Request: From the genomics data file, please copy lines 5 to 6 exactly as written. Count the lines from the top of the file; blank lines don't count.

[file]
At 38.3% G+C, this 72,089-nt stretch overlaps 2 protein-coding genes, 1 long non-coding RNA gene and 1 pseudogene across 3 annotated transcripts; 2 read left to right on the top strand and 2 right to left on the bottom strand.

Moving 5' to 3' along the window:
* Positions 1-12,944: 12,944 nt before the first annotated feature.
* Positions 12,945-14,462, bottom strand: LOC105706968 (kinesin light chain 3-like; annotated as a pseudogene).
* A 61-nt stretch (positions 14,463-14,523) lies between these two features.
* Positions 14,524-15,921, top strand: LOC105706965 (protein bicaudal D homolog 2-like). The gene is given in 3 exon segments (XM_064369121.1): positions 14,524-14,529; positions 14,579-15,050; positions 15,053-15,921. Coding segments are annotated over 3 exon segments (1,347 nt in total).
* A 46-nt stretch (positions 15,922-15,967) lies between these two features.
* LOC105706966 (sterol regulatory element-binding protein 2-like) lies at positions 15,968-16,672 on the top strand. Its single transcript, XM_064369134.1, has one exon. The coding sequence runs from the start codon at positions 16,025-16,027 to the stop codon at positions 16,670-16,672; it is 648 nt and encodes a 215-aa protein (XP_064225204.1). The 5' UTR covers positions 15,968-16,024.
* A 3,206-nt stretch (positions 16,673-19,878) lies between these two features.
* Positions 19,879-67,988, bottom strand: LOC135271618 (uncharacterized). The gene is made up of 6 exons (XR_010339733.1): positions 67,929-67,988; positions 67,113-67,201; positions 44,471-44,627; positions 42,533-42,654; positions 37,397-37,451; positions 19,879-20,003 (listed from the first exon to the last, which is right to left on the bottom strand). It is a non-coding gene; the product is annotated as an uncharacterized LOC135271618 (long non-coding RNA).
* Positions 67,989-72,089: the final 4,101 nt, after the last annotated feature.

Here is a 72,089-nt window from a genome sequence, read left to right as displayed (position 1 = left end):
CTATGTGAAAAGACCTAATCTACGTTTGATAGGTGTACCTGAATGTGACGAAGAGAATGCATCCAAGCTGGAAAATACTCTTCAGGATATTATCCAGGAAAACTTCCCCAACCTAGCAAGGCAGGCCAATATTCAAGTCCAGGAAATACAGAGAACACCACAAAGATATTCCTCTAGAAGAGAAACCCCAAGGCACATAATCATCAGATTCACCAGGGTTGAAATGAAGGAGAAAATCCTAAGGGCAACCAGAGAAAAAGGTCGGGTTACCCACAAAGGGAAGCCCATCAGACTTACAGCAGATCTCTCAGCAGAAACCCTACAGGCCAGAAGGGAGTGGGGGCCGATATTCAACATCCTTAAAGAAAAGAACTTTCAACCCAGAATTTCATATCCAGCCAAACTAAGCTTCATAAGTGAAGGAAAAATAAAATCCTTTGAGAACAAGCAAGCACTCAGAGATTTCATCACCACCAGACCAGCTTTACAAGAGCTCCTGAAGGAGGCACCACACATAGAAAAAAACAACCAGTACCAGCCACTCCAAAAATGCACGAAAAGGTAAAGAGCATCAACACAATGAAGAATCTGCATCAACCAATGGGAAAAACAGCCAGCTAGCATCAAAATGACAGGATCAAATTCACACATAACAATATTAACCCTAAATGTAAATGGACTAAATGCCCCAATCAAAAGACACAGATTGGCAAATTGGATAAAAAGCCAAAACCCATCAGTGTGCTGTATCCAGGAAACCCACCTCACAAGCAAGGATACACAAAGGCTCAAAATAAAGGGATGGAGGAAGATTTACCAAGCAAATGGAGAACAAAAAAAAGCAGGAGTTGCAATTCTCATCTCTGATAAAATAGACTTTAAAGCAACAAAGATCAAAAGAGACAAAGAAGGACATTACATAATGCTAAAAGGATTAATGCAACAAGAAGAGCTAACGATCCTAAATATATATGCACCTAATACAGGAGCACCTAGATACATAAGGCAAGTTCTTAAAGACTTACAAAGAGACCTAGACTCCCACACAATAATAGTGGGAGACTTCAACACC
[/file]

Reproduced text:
* A 61-nt stretch (positions 14,463-14,523) lies between these two features.
* Positions 14,524-15,921, top strand: LOC105706965 (protein bicaudal D homolog 2-like). The gene is given in 3 exon segments (XM_064369121.1): positions 14,524-14,529; positions 14,579-15,050; positions 15,053-15,921. Coding segments are annotated over 3 exon segments (1,347 nt in total).